What better way to catch a glimpse of Jewish religious life in the late Middle Ages in central Europe than through the illustrations of a book on Jewish customs. Those in the 1707 Amsterdam edition of Minhagim, published by Solomon ben Joseph Proops, have become the standard. The woodcut illustrations are authentic and comprehensive, covering Sabbath and holiday observance, and home and synagogue rituals. Among them are a mother blessing the Sabbath lights of a Sabbath oil lamp; a father chanting the Havdalah (service of "separation" at the conclusion of the Sabbath), while he holds a cup of wine by the light of a candle held by a child whose sibling holds a spice box; four men blessing the new moon; a rabbi preaching on the Great Sabbath (preceding Passover); grinding flour for and baking matzoh; searching for chametz (leaven); and scouring pots and pans. Also shown are a man having his hair cut on Lag B'Omer--the thirty-third day of the fifty between Passover and Shavuot, when restrictions obtaining during that period of sernimourning are relaxed; Moses on Sinai receiving the Ten Commandments; worshipers seated on the floor on Tisha B'Av, mourning the destruction of the Temple; the sounding of the shofar on Rosh Hashanah, the New Year; a man building his tabernacle for the Feast of Tabernacles; the gathering of palms, willows, and myrtle to join the citron in its celebration; children receiving sweets to celebrate the Joy of the Law, Simhat Torah; the kindling of a Hanukkah lamp; and Purim jesters sounding their musical instruments. The life cycle is also marked: bride and groom under the huppah (canopy); an infant boy entering the Covenant of Abraham; and finally, a body borne in a coffin to its eternal resting place.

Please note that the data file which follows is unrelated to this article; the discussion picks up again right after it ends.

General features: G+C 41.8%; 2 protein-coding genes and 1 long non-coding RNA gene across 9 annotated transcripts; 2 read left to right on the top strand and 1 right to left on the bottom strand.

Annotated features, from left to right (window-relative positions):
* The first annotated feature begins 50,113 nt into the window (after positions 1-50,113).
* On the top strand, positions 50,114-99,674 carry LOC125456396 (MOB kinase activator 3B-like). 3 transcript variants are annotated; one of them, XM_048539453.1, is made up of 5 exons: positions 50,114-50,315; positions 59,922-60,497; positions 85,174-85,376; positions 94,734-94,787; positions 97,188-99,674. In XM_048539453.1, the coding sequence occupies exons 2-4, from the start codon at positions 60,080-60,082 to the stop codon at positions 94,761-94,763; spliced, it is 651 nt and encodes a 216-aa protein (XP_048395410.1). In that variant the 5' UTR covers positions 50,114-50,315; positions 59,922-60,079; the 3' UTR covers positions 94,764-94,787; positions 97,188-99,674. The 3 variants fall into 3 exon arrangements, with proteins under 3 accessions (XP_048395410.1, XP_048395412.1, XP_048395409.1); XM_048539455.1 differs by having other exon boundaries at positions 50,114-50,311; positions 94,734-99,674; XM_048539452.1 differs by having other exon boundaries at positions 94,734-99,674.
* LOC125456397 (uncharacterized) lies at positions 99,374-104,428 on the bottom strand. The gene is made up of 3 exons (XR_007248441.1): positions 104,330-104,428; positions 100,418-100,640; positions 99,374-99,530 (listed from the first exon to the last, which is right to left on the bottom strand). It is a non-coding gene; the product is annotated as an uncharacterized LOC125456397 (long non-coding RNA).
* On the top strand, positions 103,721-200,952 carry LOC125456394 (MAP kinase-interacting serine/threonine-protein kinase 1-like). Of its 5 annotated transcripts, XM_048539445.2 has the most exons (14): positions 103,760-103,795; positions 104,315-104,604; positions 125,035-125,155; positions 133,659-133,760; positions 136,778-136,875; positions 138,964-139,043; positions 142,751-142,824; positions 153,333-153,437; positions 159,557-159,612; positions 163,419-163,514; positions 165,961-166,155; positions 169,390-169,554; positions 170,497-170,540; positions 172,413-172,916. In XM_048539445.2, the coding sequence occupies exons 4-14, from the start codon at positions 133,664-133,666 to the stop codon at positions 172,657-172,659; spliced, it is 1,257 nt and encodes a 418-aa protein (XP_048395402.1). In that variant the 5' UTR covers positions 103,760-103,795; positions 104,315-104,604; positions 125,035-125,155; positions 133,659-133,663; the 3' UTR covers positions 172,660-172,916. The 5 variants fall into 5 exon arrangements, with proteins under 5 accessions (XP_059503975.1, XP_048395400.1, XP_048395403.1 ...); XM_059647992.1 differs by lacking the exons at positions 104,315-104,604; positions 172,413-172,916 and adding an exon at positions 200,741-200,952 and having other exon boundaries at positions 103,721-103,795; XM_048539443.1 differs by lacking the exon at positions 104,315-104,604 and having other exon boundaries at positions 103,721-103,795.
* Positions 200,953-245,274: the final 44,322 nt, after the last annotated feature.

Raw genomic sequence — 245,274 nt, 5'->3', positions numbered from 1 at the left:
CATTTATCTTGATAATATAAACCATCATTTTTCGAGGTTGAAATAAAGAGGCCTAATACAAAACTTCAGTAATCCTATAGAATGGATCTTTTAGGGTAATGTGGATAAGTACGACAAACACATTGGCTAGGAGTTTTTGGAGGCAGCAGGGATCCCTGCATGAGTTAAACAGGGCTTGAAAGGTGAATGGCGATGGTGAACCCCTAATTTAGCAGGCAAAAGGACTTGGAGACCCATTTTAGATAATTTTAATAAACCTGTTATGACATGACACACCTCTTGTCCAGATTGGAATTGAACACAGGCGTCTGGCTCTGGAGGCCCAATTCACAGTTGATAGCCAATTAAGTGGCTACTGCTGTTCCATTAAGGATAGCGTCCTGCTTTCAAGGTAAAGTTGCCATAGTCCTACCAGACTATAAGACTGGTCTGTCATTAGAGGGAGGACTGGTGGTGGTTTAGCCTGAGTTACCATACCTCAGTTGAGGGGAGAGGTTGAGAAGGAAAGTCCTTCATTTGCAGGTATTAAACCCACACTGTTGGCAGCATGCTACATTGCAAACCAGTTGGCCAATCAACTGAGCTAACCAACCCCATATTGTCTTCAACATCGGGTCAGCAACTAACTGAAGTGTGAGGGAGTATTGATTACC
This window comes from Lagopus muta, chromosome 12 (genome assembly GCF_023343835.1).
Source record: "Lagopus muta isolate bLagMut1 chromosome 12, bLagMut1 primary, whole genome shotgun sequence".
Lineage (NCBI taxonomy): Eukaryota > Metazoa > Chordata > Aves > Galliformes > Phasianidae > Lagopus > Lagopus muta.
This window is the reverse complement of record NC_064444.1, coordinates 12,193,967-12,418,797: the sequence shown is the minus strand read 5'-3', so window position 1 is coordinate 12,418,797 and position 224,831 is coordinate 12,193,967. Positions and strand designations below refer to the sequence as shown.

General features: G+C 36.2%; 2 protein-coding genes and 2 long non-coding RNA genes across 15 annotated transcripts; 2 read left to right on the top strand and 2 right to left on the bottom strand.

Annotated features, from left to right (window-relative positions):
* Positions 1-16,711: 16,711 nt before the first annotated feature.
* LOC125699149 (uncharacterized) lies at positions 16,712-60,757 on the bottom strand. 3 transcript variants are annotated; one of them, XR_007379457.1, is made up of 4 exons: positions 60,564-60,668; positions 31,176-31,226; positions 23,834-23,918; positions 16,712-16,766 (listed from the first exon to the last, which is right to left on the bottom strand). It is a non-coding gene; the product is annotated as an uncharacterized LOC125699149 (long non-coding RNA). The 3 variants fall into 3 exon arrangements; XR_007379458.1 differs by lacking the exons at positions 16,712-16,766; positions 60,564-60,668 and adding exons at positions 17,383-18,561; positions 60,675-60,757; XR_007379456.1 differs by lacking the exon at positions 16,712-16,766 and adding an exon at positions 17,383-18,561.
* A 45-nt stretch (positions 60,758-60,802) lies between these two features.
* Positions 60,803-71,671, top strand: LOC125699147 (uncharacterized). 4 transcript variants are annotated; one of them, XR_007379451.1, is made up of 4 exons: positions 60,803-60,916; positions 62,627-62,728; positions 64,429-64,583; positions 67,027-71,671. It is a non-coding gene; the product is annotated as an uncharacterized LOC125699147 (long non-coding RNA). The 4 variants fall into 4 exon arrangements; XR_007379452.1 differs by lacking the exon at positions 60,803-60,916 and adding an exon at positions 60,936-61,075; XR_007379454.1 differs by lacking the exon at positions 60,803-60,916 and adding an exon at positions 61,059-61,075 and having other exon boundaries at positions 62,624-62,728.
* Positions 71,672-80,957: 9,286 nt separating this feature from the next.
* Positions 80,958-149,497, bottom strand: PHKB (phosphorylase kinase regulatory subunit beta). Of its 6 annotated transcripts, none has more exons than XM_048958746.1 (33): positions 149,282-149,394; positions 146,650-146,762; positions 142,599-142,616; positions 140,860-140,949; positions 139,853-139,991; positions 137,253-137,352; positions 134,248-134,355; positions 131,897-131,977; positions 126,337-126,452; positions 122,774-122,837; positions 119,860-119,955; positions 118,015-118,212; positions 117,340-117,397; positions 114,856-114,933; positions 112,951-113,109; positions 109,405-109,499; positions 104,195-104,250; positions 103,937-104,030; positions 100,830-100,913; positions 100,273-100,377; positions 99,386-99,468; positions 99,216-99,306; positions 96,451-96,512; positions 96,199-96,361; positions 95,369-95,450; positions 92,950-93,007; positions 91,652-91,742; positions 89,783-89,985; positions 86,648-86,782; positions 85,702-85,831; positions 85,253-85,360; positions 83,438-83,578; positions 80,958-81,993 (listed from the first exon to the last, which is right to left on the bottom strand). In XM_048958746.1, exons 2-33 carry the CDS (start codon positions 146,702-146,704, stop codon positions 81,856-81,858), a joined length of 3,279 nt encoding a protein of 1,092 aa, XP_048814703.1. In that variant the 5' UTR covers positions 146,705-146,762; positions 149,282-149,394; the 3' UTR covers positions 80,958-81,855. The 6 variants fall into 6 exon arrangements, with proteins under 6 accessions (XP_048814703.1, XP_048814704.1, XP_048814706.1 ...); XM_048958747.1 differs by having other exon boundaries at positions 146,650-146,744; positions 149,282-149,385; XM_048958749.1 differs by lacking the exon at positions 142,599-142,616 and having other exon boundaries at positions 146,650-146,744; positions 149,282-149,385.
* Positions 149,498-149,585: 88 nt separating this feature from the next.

Sources: Abraham J. Karp, From the Ends of the Earth: Judaic Treasures of the Library of Congress, (DC: Library of Congress, 1991).